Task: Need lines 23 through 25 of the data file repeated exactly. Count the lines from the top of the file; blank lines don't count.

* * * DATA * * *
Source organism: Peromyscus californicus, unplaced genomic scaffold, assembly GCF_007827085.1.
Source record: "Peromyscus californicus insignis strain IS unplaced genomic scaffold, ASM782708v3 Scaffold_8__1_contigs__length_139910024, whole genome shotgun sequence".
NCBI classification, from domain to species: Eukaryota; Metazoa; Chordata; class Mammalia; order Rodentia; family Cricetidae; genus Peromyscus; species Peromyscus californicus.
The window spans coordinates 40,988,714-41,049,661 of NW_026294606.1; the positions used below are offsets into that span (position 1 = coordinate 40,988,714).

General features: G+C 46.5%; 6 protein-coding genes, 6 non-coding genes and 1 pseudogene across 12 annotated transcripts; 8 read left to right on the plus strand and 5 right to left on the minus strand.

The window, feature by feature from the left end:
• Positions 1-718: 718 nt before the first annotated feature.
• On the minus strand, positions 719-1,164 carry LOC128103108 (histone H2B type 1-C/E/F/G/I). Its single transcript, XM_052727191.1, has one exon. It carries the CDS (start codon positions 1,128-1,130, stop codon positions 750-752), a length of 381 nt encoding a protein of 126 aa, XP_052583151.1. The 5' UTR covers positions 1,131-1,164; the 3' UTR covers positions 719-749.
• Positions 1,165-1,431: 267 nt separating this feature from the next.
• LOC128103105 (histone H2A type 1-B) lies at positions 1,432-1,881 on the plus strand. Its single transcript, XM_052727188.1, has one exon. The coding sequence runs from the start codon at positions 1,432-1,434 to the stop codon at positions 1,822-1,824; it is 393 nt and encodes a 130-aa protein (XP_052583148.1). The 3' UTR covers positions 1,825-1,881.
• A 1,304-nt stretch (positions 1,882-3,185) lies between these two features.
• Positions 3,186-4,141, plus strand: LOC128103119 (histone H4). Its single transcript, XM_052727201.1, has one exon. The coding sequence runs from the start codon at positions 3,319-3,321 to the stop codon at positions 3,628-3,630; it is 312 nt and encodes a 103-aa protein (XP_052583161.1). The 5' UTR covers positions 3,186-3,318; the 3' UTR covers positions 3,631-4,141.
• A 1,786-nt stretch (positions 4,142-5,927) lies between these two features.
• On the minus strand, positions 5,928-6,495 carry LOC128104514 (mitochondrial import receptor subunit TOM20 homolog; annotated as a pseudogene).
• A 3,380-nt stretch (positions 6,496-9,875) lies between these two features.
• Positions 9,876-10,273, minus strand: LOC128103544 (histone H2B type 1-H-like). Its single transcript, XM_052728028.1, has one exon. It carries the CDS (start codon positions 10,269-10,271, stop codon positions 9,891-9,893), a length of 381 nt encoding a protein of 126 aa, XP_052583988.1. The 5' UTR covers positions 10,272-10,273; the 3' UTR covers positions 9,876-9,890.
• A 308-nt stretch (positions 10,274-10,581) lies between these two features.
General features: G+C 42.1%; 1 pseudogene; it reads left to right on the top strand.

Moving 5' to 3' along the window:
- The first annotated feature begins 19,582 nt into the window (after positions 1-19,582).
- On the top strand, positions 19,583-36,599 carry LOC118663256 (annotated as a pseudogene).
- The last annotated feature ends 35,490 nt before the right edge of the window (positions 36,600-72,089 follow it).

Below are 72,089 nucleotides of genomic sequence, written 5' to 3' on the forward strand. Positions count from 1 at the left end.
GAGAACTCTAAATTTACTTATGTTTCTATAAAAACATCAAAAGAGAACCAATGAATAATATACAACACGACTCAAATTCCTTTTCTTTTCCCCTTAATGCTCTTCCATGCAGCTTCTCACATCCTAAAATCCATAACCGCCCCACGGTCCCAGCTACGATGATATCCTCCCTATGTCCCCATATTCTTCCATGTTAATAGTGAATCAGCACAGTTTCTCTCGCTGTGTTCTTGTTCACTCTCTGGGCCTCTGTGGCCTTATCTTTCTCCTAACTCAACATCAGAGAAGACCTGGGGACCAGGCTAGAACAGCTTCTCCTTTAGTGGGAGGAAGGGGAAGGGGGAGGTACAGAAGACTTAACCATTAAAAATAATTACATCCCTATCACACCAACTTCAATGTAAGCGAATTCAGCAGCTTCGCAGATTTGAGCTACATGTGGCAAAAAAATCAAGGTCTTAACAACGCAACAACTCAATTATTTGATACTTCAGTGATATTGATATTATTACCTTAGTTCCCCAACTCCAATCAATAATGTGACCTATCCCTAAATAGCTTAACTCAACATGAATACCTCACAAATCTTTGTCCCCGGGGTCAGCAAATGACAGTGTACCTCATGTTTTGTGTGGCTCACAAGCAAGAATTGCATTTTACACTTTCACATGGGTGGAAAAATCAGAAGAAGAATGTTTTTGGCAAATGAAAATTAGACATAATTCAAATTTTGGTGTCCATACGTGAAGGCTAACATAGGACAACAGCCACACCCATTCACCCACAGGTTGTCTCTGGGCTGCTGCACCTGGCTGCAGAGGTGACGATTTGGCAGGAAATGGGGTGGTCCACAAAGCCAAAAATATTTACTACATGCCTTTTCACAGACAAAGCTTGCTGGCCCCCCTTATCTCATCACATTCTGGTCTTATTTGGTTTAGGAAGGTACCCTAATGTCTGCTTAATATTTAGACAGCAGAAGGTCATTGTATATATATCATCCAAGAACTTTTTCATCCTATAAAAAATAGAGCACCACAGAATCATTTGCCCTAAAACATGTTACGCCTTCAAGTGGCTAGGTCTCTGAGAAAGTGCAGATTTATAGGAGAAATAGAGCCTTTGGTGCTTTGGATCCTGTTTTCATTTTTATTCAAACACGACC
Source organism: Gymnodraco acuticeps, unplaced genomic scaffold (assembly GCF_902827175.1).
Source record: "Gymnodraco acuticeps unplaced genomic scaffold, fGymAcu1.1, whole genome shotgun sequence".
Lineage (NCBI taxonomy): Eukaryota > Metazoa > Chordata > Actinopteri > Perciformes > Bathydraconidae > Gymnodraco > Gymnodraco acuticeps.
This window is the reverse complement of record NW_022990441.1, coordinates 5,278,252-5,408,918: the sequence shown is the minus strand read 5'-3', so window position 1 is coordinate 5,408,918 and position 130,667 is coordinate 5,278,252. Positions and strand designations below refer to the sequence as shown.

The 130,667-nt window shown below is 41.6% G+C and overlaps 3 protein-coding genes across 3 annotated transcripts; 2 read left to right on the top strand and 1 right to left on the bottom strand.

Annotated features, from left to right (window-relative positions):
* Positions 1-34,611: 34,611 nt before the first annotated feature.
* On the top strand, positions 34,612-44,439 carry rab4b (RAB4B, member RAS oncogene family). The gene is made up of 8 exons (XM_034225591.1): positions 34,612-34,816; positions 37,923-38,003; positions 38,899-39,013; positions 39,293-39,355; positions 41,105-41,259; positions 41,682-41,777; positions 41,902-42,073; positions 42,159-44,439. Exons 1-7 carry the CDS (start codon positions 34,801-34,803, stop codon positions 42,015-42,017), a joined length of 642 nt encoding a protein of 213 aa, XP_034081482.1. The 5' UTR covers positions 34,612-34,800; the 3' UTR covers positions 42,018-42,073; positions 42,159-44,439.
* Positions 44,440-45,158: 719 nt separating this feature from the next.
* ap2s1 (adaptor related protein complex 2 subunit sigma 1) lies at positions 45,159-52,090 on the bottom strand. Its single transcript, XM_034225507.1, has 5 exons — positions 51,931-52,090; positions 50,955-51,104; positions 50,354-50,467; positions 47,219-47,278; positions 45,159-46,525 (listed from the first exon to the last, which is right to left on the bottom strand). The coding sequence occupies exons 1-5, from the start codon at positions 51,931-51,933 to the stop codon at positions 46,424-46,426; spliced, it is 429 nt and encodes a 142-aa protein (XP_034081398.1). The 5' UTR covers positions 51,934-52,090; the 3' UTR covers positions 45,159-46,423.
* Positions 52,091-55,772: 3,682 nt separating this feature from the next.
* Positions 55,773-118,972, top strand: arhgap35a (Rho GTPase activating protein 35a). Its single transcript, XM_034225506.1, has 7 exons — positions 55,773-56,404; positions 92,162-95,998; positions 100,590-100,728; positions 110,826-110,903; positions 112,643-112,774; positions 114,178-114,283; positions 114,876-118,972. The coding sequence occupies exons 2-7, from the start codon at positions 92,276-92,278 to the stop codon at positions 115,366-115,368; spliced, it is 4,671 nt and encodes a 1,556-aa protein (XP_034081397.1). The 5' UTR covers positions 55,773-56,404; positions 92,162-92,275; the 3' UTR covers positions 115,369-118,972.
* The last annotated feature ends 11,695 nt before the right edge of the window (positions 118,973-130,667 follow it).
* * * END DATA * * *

Below are 72,089 nucleotides of genomic sequence, written 5' to 3' on the forward strand. Positions count from 1 at the left end.
GAGAACTCTAAATTTACTTATGTTTCTATAAAAACATCAAAAGAGAACCAATGAATAATATACAACACGACTCAAATTCCTTTTCTTTTCCCCTTAATGCTCTTCCATGCAGCTTCTCACATCCTAAAATCCATAACCGCCCCACGGTCCCAGCTACGATGATATCCTCCCTATGTCCCCATATTCTTCCATGTTAATAGTGAATCAGCACAGTTTCTCTCGCTGTGTTCTTGTTCACTCTCTGGGCCTCTGTGGCCTTATCTTTCTCCTAACTCAACATCAGAGAAGACCTGGGGACCAGGCTAGAACAGCTTCTCCTTTAGTGGGAGGAAGGGGAAGGGGGAGGTACAGAAGACTTAACCATTAAAAATAATTACATCCCTATCACACCAACTTCAATGTAAGCGAATTCAGCAGCTTCGCAGATTTGAGCTACATGTGGCAAAAAAATCAAGGTCTTAACAACGCAACAACTCAATTATTTGATACTTCAGTGATATTGATATTATTACCTTAGTTCCCCAACTCCAATCAATAATGTGACCTATCCCTAAATAGCTTAACTCAACATGAATACCTCACAAATCTTTGTCCCCGGGGTCAGCAAATGACAGTGTACCTCATGTTTTGTGTGGCTCACAAGCAAGAATTGCATTTTACACTTTCACATGGGTGGAAAAATCAGAAGAAGAATGTTTTTGGCAAATGAAAATTAGACATAATTCAAATTTTGGTGTCCATACGTGAAGGCTAACATAGGACAACAGCCACACCCATTCACCCACAGGTTGTCTCTGGGCTGCTGCACCTGGCTGCAGAGGTGACGATTTGGCAGGAAATGGGGTGGTCCACAAAGCCAAAAATATTTACTACATGCCTTTTCACAGACAAAGCTTGCTGGCCCCCCTTATCTCATCACATTCTGGTCTTATTTGGTTTAGGAAGGTACCCTAATGTCTGCTTAATATTTAGACAGCAGAAGGTCATTGTATATATATCATCCAAGAACTTTTTCATCCTATAAAAAATAGAGCACCACAGAATCATTTGCCCTAAAACATGTTACGCCTTCAAGTGGCTAGGTCTCTGAGAAAGTGCAGATTTATAGGAGAAATAGAGCCTTTGGTGCTTTGGATCCTGTTTTCATTTTTATTCAAACACGACC
Source organism: Gymnodraco acuticeps, unplaced genomic scaffold (assembly GCF_902827175.1).